Dangerous, careless and inconsiderate driving - what is the difference?
After speeding-related offences, the three most common types of motoring offence are inconsiderate driving, careless driving and dangerous driving. There are significant differences between the three offences, and the penalty for dangerous driving is much greater than for careless or inconsiderate driving.
The driver's behaviour determines the category of offence, and this is judged objectively. Someone may be driving in a careless fashion even though they believe they are driving safely.
A person may be convicted of inconsiderate driving if they are caught driving in a way that does not demonstrate reasonable consideration for other people. Examples include:
- Driving in a cycle or bus lane
- Misusing the overtaking lanes of a motorway
- Driving erratically or braking for no reason
- Dazzling other drivers with full-beam headlights.
Penalties include on-the-spot fines and a penalty endorsement on your licence. The offence will rarely go to court. If it does, the driver may face higher penalties.
Careless driving, or driving without due care and attention, is the appropriate offence when the standard of driving is lower than that of a reasonable, prudent and competent driver. Examples include:
- Undertaking another vehicle
- Unintentionally driving through a red light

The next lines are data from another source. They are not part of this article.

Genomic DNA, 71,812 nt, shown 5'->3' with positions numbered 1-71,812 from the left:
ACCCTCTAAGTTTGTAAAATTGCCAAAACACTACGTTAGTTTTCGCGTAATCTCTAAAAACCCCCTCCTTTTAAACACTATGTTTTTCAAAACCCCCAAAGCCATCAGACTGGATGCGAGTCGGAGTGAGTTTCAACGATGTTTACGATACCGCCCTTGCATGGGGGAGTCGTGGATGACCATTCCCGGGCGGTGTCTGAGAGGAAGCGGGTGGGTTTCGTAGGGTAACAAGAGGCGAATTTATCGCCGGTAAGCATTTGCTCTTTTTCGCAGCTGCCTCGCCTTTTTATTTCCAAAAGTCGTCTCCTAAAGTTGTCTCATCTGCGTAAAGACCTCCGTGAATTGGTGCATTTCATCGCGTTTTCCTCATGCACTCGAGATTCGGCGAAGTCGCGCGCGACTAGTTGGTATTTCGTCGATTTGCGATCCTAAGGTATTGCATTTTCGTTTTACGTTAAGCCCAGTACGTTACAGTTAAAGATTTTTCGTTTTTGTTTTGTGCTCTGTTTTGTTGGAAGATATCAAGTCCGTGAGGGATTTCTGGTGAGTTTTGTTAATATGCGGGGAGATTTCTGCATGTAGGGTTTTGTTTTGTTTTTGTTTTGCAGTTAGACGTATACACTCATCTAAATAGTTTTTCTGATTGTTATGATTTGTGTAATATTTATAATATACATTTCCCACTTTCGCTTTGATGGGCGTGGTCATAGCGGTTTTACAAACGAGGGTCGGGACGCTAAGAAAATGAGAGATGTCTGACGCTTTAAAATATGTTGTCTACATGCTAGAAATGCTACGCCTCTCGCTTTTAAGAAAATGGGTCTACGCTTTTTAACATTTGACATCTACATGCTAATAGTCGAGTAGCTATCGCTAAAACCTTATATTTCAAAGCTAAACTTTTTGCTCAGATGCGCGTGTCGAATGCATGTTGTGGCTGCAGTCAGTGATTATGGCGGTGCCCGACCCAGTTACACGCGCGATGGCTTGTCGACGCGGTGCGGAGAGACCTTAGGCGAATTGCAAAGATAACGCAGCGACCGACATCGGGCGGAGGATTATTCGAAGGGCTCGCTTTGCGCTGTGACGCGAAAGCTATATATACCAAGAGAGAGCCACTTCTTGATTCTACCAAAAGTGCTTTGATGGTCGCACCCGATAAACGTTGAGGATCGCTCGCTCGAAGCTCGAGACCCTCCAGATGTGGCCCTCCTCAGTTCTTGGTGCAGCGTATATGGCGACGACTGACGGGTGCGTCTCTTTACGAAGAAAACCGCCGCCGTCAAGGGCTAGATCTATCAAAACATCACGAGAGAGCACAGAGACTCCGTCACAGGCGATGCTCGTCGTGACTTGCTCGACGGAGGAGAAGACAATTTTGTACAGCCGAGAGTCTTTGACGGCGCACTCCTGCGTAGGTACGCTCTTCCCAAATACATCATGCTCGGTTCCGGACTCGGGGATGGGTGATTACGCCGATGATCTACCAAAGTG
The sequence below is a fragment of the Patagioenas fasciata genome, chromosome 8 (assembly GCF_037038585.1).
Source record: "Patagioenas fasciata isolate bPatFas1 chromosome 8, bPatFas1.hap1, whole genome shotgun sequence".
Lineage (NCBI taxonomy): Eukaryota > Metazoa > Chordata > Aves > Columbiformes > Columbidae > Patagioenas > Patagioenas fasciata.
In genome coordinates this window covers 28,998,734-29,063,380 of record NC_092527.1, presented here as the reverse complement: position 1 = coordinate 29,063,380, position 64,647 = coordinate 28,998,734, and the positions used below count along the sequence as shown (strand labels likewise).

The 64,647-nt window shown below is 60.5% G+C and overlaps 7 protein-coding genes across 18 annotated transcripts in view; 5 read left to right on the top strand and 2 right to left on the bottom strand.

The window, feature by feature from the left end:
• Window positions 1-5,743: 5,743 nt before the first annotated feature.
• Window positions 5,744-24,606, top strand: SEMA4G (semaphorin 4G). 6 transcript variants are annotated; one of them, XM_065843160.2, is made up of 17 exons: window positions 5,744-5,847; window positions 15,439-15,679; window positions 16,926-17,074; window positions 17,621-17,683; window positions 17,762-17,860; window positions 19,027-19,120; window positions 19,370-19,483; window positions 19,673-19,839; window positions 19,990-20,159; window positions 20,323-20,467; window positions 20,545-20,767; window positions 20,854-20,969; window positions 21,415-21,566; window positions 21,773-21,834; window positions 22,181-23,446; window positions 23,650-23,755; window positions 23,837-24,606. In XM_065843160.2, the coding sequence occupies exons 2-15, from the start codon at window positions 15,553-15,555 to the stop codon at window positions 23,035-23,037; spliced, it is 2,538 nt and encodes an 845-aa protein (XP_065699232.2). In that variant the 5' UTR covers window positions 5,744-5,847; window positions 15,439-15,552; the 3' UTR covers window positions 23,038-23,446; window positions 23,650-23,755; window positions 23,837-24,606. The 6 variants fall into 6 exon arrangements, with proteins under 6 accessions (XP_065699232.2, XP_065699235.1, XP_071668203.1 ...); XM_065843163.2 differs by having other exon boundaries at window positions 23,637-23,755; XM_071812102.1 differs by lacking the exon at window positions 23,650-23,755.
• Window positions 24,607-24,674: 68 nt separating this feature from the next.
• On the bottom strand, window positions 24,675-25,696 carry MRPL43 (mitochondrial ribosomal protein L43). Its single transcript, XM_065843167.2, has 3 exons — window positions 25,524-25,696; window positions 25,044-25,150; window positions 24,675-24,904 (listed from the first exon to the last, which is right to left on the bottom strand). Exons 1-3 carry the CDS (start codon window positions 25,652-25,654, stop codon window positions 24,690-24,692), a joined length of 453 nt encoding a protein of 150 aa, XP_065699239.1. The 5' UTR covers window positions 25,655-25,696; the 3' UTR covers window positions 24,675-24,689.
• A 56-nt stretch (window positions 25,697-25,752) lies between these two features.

- Not giving way at a roundabout or T junction
- Being distracted by the radio, satellite navigation or a map while driving.
Careless driving is dealt with in the Magistrates' Court. Penalties include fines and a penalty points on your licence. The driver won't go to prison for careless driving, but they may be disqualified in serious cases.
A driver's behaviour is considered dangerous if it:
- Falls far below the standard expected of a careful and competent driver; and
- Would be obvious to a competent and careful driver that driving in that way would be dangerous.
The behaviour does not have to result in a road traffic accident for charges to be brought. Examples include:
- Going too fast
- Driving aggressively or exhibiting road rage
- Deliberately ignoring road signs or traffic lights
- Driving under the influence of drink or drugs
- Knowingly driving a vehicle in defective condition
- The driver being dangerously distracted while driving, for example by using a mobile phone, lighting a cigarette, eating or tuning the radio.
Dangerous driving is the most serious non-fatal road traffic offence a motorist can commit. Cases are heard in either the Magistrates' Court or Crown Court, depending on the seriousness of the allegations. The Magistrates' Court can hand down a £5,000 fine and up to six months in prison. If you are tried in the Crown Court, penalties include unlimited fines and up to two years in prison.
In either case you will almost certainly lose your licence and may have to pass a driving test to get it back.
Making a claim for a road traffic accident
If you are thinking about making a compensation claim for a road traffic accident, call Quittance on 0800 612 7456.
Howard Willis, Personal injury solicitor
About the author
Howard qualified as a solicitor in 1984 and has specialised in personal injury for over 25 years. He is a member of the Association of Personal Injury Lawyers (APIL) and is a recognised Law Society Personal Injury Panel expert.